“I don’t know what to do!” cried Scrooge, laughing and crying in the same breath…. “I am as light as a feather, I am as happy as an angel, I am as merry as school-boy. I am as giddy as a drunken man. A merry Christmas to everybody! A happy New Year to all the world!”
Do you know whether they’ve sold the prize Turkey that was hanging up there?—Not the little prize Turkey: the big one? . . . Go and buy it. . . . I am in earnest. Go and buy it, and tell ‘em to bring it here, that I may give them the directions where to take it. Come back with the man, and I’ll give you a shilling. Come back with him in less than five minutes, and I’ll give you half-a-crown!
In the afternoon he turned his steps towards his nephew’s house. He passed the door a dozen time, before he had the courage to go up and knock. But he made a dash, and did it…. “It’s I. Your uncle Scrooge. I have come to dinner. Will you let me in, Fred?” Let him in! It is a mercy he didn’t shake his arm off. He was at home in five minutes.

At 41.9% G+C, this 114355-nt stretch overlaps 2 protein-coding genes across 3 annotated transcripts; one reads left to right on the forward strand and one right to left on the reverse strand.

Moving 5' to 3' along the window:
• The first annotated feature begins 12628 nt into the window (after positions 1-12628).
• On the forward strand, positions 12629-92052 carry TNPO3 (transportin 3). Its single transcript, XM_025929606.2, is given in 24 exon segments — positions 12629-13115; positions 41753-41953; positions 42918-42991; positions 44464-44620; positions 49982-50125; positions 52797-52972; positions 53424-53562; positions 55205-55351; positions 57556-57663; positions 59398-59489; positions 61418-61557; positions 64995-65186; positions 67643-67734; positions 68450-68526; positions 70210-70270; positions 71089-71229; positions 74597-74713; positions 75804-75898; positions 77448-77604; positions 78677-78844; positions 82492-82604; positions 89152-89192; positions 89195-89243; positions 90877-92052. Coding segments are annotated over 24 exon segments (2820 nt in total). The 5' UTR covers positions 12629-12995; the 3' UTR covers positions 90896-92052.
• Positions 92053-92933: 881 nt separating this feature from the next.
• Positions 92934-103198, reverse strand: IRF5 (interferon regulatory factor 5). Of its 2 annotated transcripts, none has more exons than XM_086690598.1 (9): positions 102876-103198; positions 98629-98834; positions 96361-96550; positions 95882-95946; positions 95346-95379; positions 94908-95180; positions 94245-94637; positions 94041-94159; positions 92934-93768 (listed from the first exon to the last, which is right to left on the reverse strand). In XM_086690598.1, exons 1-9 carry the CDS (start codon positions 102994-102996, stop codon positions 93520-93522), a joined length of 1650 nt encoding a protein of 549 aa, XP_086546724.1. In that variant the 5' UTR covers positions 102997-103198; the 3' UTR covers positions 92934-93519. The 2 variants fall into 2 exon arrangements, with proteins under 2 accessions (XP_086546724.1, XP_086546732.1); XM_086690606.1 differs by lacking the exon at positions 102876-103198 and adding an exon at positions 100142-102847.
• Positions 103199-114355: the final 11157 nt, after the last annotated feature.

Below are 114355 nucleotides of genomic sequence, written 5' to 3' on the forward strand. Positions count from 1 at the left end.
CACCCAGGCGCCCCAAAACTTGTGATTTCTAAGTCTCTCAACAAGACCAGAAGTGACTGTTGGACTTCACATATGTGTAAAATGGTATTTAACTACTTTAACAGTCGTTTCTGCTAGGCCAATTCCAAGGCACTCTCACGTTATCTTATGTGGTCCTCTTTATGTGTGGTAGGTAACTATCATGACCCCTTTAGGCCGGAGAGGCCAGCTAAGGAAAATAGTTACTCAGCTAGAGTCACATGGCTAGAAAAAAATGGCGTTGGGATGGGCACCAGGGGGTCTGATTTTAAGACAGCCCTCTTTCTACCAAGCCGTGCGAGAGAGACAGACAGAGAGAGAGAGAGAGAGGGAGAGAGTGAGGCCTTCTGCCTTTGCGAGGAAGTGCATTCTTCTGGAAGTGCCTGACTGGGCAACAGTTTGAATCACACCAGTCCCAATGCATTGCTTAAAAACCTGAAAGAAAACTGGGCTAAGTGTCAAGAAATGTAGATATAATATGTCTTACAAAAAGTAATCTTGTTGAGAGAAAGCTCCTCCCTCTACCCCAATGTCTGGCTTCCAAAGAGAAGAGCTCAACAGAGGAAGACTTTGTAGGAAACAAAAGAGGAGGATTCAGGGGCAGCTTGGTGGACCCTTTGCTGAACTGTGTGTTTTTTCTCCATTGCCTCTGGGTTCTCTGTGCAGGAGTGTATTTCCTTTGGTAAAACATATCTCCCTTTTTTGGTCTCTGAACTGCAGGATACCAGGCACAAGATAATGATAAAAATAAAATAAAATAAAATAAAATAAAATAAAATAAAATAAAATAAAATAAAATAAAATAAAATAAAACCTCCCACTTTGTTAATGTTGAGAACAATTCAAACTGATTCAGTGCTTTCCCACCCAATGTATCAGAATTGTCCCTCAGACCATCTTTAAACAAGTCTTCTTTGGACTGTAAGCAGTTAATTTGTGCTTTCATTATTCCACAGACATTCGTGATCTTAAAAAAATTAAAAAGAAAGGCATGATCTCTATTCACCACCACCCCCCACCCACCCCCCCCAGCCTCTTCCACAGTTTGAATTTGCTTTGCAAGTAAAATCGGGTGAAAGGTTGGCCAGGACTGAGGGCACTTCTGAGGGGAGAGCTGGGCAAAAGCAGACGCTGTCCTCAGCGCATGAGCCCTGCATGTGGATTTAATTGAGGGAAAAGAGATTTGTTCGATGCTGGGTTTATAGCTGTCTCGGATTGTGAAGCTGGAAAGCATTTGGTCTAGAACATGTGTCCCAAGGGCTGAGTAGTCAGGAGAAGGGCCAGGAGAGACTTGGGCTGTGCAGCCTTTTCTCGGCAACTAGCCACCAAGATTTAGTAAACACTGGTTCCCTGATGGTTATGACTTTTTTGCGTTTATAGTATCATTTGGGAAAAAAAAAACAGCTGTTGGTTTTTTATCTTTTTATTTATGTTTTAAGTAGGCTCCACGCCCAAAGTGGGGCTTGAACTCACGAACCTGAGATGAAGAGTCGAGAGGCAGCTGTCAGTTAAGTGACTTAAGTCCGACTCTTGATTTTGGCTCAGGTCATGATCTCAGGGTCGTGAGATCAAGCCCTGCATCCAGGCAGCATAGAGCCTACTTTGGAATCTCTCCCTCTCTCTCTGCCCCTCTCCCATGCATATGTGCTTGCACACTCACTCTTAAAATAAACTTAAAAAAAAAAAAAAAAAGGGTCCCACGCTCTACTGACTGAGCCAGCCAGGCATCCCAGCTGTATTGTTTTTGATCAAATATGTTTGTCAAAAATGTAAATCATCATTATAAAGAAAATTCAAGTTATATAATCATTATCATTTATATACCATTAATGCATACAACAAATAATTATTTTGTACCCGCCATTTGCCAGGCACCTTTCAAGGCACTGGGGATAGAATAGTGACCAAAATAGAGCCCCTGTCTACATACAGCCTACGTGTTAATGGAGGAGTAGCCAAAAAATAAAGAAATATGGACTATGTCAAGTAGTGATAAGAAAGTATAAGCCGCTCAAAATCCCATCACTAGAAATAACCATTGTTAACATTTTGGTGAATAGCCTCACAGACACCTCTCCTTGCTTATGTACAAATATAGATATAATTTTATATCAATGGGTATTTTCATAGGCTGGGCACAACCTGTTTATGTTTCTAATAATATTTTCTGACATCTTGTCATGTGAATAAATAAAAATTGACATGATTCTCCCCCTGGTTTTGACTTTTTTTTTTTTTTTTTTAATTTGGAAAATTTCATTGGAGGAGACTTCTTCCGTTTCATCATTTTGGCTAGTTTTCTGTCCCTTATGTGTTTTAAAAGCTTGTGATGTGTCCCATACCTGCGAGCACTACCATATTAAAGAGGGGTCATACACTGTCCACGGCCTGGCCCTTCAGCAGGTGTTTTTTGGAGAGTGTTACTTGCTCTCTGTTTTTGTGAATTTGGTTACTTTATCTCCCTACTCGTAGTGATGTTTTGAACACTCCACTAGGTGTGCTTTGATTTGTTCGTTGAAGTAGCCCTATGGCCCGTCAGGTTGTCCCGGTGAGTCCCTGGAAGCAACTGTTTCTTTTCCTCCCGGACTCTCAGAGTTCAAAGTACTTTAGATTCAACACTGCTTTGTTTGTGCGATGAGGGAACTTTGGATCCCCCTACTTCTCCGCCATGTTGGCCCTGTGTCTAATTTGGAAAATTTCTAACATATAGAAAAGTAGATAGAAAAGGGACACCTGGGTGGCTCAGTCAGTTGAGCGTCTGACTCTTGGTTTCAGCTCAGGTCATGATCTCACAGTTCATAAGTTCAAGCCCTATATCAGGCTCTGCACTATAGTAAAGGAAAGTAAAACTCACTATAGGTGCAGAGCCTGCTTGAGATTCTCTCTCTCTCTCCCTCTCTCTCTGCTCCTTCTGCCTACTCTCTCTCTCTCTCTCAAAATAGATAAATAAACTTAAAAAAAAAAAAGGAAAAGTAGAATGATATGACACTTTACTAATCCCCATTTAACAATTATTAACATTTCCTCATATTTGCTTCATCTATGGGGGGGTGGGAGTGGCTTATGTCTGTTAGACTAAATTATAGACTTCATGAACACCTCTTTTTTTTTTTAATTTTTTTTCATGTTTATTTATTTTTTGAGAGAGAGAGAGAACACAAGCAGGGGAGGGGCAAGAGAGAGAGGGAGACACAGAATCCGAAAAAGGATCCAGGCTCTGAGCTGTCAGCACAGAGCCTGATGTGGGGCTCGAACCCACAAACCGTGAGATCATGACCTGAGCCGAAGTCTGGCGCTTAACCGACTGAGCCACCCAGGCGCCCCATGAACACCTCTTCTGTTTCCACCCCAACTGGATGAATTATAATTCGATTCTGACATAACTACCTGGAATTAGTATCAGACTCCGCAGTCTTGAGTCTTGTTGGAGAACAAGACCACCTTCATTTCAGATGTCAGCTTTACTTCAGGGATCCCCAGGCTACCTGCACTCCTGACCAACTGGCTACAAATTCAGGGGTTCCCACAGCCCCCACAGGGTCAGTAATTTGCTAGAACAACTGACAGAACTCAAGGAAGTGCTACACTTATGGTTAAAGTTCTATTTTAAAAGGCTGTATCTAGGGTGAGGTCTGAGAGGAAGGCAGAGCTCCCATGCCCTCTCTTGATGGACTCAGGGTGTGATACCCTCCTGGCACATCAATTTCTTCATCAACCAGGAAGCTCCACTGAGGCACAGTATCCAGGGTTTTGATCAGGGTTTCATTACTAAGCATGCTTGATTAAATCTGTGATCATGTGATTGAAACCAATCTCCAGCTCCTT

“Now, I’ll tell you what, my friend,” said Scrooge. “I am not going to stand this sort of thing any longer. And therefore… and therefore I am about to raise your salary!... A merry Christmas, Bob!... A merrier Christmas, Bob, my good fellow, than I have given you for many a year! I’ll raise your salary, and endeavor to assist your struggling family.…” Scrooge was better than his word. He did it all, and infinitely more; and to Tiny Tim, who did not die, he was a second father. He became as good a friend, as good a master, and as good a man, as the good old city knew….